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Anti Video Piracy Association of Singapore

Anti Video Piracy Association of Singapore (AVPAS) is a copy protection consortium with other anime producers founded by Odex on 30 July 2003. The association lists over 400 titles (as of 25 May 2007) and is supported by at least one governmental agency. AVPAS is not a governmental agency by itself. It aims to monitor and combat the unauthorized distribution of video related rights, in particular anime and Japanese-related Intellectual Property. The website technically is being maintained by NetroAsia. Its main committee members are Dr. Toh See Kiat (AVPAS president), Go Wei Ho Peter (AVPAS vice president and Odex director), Sing Xin Yang (AVPAS secretary and Odex director) and Yong Yet Yuen (AVPAS Secretary).[1][2]

The organisation, along with Odex, gained considerable prominence in mid-2007 due to Odex's legal actions against Internet users in Singapore, which were ultimately rejected by the Court in January 2008.

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Efforts in tackling video infringement in SingaporeEdit

Up to date, the AVPAS has only been known to have created a website which features the Odex Clarification Article on their homepage, has pictures of bootlegged anime and Japanese video CDs and contains a list of authorised titles.

According to the "Odex Clarification Article" on the AVPAS website, the AVPAS has also been said to have authorised Odex to carry out demands of money from anime downloaders.[3] However, the AVPAS has not publicly announced its authorisation and has not commented on whether this claim by Odex is true or false.[when?]

ControversyEdit

The title "AVPAS" may mislead people into believing that AVPAS is a government organization or an organization registered with the Registry of Societies (ROS). The AVPAS is also not a commercial entity by itself (not registered with ACRA) but is registered by NETROASIA PTE LTD, the "technical admin" for ODEX.[citation needed]

Netizens virtually unanimously agree that they did not even know about the existence of AVPAS before the Odex Saga.[citation needed]

The domain name for the AVPAS website was registered in April 2007, three months before Odex started the saga in July to September 2007.[citation needed]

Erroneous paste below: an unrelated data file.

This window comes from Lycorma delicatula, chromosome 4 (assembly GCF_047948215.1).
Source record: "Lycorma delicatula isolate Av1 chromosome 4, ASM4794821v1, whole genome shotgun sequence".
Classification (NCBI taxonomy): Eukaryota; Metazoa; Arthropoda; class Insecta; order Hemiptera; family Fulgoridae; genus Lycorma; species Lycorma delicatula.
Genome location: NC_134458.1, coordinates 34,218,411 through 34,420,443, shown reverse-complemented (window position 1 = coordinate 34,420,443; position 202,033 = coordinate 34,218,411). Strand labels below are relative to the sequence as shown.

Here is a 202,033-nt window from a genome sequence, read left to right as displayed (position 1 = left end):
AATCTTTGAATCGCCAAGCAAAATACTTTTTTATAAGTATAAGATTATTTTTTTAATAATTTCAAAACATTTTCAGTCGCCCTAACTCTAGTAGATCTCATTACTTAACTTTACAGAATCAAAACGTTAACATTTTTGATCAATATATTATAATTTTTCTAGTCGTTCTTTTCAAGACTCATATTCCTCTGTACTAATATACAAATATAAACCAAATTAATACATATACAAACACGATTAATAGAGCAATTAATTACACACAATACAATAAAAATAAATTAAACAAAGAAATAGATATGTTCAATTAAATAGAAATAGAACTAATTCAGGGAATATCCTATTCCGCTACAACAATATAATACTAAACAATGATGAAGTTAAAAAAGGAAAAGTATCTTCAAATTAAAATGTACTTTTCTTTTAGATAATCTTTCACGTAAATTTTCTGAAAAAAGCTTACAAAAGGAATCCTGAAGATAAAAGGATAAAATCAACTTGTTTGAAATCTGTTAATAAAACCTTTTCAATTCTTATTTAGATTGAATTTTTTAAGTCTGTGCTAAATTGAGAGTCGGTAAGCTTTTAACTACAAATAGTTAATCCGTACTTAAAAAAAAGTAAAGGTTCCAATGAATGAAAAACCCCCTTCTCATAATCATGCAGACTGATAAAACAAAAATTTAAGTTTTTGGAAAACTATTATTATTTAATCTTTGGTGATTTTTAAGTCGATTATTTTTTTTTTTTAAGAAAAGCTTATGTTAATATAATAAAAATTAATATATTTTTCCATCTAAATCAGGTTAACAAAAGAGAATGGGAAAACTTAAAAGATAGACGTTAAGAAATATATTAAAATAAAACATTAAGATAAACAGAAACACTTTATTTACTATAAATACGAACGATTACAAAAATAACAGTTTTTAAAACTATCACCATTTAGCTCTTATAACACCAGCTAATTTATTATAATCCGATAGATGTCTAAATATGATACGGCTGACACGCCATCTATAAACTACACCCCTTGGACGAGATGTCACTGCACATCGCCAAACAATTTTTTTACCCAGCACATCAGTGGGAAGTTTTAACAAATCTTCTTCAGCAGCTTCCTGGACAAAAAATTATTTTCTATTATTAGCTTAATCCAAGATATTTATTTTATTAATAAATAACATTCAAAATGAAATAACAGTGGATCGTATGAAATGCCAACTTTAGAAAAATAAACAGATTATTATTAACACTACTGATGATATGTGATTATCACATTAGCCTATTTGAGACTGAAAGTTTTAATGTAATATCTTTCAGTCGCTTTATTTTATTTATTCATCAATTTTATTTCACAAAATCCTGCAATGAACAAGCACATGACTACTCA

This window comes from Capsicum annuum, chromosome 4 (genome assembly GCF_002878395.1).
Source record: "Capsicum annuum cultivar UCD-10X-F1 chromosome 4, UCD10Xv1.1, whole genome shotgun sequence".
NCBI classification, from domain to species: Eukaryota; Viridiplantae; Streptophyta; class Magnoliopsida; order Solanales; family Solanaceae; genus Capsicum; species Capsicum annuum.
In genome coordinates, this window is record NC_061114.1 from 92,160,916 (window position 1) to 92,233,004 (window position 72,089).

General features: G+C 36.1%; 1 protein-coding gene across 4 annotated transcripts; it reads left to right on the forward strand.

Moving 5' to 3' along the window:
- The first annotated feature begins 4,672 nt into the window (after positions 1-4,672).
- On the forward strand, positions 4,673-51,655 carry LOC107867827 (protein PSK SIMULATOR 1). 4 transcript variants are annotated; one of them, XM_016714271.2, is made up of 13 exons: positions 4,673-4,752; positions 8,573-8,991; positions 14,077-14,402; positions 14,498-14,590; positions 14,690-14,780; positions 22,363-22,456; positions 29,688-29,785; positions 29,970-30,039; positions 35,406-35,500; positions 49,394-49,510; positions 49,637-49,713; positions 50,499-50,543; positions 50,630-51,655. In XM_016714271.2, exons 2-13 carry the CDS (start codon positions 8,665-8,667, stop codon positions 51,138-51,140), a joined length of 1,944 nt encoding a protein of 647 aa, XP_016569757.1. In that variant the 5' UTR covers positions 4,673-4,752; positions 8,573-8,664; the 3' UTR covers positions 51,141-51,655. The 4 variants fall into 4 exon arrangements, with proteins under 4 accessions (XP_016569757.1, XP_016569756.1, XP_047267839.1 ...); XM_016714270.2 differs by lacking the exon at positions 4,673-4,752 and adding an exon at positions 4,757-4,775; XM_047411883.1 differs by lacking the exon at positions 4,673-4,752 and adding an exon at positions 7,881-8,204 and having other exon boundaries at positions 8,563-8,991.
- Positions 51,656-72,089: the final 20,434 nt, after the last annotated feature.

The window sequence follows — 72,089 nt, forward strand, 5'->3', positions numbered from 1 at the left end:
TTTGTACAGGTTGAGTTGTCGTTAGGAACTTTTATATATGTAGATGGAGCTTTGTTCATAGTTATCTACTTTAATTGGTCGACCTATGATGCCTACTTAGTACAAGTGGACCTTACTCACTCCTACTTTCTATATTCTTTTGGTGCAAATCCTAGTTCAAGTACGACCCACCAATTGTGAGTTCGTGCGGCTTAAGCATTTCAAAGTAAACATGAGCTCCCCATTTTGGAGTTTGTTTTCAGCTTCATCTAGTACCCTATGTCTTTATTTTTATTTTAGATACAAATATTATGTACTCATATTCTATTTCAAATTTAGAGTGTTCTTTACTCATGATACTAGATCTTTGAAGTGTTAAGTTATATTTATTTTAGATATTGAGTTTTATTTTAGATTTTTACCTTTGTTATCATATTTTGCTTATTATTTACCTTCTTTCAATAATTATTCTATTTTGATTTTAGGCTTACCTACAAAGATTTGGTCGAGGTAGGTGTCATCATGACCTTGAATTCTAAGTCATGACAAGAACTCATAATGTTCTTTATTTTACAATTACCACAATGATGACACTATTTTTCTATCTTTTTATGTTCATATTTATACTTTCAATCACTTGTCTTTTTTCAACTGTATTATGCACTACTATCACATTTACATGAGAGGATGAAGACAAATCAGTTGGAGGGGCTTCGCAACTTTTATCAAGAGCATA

About its sudden prominence in mid-2007, which coincided with Odex's rise to notoriety among Netizens, there have been concerns raised regarding the legitimacy and purpose of AVPAS, especially since its main committee is dominated by the Odex directors.[4] The AVPAS website appears to have ceased from being updated since 31 August 2007, which is coincidentally the beginning of the period when the Odex Saga started to blow over in mainstream media.[citation needed]

Despite being self-dubbed the Anti Video Piracy Association of Singapore, the AVPAS does not seem to be interested in monitoring or combating the copyright violation of non-anime or non-Japanese films as the only titles listed or displayed on its website are either anime or Japanese video titles.[citation needed] No publicly known action has been taken by the AVPAS against file sharers dabbling in non-anime and non-Japanese videos.

See alsoEdit

ReferencesEdit

  1. ^ "AVPAS Members". AVPAS.com.sg. Archived from the original on 2010-09-20. Retrieved 28 November 2012.
  2. ^ "Members" Archived 22 July 2012 at the Wayback Machine.. AVPAS. Retrieved 28 November 2012.
  3. ^ "Odex Clarification Article". Odex, avpas.com.sg. Archived from the original on 2007-10-08. Retrieved 28 November 2012. Odex is authorised by the Anti-Video Piracy Association (Singapore) (AVPAS), a non-profit organisation whose members consist primarily of Japanese companies involved in the anime industry...
  4. ^ Liang, Chen (12 September 2007). "Whose interests is Avpas really serving?" Archived 9 March 2008 at the Wayback Machine.. Straits Times. Retrieved 28 November 2012.

External linksEdit